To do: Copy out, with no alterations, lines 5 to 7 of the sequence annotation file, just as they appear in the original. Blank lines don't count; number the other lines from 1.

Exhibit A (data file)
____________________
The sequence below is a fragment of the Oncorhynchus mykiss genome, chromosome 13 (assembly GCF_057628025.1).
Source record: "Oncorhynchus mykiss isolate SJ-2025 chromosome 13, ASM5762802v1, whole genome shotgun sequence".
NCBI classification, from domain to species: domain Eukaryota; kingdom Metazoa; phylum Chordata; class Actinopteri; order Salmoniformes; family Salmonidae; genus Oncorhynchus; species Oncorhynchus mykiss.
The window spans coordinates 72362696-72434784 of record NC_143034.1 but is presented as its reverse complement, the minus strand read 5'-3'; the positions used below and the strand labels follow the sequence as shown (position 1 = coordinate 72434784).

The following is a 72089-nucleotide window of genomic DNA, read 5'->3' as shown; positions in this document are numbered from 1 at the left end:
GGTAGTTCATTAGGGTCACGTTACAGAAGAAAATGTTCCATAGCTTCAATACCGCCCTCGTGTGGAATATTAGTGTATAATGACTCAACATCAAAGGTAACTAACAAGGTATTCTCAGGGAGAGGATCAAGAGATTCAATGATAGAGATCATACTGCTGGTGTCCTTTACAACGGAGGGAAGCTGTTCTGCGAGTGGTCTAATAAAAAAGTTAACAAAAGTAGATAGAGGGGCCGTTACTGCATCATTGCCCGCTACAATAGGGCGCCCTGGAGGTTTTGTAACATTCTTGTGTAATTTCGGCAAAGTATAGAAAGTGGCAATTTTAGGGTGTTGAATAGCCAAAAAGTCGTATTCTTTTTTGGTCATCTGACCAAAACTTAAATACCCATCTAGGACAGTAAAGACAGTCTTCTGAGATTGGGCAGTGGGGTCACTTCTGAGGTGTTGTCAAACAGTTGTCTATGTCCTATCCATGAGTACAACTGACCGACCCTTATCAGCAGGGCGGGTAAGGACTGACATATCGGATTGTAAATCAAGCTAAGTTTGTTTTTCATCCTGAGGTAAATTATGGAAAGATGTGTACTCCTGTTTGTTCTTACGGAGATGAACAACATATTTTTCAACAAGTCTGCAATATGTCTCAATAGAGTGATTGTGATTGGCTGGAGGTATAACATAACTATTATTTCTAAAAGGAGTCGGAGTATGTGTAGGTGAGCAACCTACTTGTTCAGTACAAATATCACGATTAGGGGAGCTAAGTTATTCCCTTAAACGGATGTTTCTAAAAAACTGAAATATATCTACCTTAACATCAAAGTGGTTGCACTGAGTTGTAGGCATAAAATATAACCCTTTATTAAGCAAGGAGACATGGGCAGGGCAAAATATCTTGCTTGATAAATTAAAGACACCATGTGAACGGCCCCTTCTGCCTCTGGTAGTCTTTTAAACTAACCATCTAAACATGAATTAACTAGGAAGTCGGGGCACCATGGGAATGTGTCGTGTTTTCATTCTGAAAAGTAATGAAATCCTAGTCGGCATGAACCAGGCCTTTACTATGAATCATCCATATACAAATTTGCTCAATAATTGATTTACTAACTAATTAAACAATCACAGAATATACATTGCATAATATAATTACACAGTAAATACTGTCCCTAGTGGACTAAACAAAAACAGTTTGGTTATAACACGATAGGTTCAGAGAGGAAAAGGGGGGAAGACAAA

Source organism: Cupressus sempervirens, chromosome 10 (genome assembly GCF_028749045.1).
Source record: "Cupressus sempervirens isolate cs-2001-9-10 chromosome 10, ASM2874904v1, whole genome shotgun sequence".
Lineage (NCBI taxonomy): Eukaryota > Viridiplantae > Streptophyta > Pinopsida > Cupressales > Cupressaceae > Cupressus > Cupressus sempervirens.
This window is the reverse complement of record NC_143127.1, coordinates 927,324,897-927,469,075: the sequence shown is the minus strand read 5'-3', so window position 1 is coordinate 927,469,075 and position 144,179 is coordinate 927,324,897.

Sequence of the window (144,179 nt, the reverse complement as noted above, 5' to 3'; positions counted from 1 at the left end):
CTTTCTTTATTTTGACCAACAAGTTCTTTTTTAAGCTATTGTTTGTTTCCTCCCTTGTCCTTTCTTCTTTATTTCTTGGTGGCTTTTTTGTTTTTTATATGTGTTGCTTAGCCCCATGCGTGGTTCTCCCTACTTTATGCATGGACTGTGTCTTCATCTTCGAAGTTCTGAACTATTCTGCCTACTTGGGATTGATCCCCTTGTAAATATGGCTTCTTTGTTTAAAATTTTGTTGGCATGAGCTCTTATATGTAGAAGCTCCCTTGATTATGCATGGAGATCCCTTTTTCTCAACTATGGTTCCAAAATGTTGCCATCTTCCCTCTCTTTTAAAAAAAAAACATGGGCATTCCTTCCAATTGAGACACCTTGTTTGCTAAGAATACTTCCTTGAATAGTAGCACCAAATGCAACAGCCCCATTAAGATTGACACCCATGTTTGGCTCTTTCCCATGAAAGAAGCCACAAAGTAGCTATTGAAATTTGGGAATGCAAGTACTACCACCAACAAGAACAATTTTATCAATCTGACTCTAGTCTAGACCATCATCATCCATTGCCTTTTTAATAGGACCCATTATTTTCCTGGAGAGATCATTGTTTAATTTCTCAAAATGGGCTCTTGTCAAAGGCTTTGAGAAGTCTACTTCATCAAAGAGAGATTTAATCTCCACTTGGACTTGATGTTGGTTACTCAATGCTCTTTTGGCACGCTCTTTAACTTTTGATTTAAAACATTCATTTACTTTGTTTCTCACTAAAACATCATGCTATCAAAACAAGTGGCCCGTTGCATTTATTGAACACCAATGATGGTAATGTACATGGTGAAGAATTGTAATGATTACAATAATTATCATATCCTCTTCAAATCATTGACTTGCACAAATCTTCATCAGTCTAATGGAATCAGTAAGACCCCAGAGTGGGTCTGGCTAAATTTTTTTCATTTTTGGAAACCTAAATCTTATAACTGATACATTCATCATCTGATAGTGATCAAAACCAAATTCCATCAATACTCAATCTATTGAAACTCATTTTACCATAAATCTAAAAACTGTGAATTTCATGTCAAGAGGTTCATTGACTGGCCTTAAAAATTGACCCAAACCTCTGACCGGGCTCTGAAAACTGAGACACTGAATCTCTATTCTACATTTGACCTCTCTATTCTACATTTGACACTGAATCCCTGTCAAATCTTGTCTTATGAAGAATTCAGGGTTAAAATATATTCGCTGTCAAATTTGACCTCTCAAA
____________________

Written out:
The following is a 72089-nucleotide window of genomic DNA, read 5'->3' as shown; positions in this document are numbered from 1 at the left end:
GGTAGTTCATTAGGGTCACGTTACAGAAGAAAATGTTCCATAGCTTCAATACCGCCCTCGTGTGGAATATTAGTGTATAATGACTCAACATCAAAGGTAACTAACAAGGTATTCTCAGGGAGAGGATCAAGAGATTCAATGATAGAGATCATACTGCTGGTGTCCTTTACAACGGAGGGAAGCTGTTCTGCGAGTGGTCTAATAAAAAAGTTAACAAAAGTAGATAGAGGGGCCGTTACTGCATCATTGCCCGCTACAATAGGGCGCCCTGGAGGTTTTGTAACATTCTTGTGTAATTTCGGCAAAGTATAGAAAGTGGCAATTTTAGGGTGTTGAATAGCCAAAAAGTCGTATTCTTTTTTGGTCATCTGACCAAAACTTAAATACCCATCTAGGACAGTAAAGACAGTCTTCTGAGATTGGGCAGTGGGGTCACTTCTGAGGTGTTGTCAAACAGTTGTCTATGTCCTATCCATGAGTACAACTGACCGACCCTTATCAGCAGGGCGGGTAAGGACTGACATATCGGATTGTAAATCAAGCTAAGTTTGTTTTTCATCCTGAGGTAAATTATGGAAAGATGTGTACTCCTGTTTGTTCTTACGGAGATGAACAACATATTTTTCAACAAGTCTGCAATATGTCTCAATAGAGTGATTGTGATTGGCTGGAGGTATAACATAACTATTATTTCTAAAAGGAGTCGGAGTATGTGTAGGTGAGCAACCTACTTGTTCAGTACAAATATCACGATTAGGGGAGCTAAGTTATTCCCTTAAACGGATGTTTCTAAAAAACTGAAATATATCTACCTTAACATCAAAGTGGTTGCACTGAGTTGTAGGCATAAAATATAACCCTTTATTAAGCAAGGAGACATGGGCAGGGCAAAATATCTTGCTTGATAAATTAAAGACACCATGTGAACGGCCCCTTCTGCCTCTGGTAGTCTTTTAAACTAACCATCTAAACATGAATTAACTAGGAAGTCGGGGCACCATGGGAATGTGTCGTGTTTTCATTCTGAAAAGTAATGAAATCCTAGTCGGCATGAACCAGGCCTTTACTATGAATCATCCATATACAAATTTGCTCAATAATTGATTTACTAACTAATTAAACAATCACAGAATATACATTGCATAATATAATTACACAGTAAATACTGTCCCTAGTGGACTAAACAAAAACAGTTTGGTTATAACACGATAGGTTCAGAGAGGAAAAGGGGGGAAGACAAA

Source organism: Cupressus sempervirens, chromosome 10 (genome assembly GCF_028749045.1).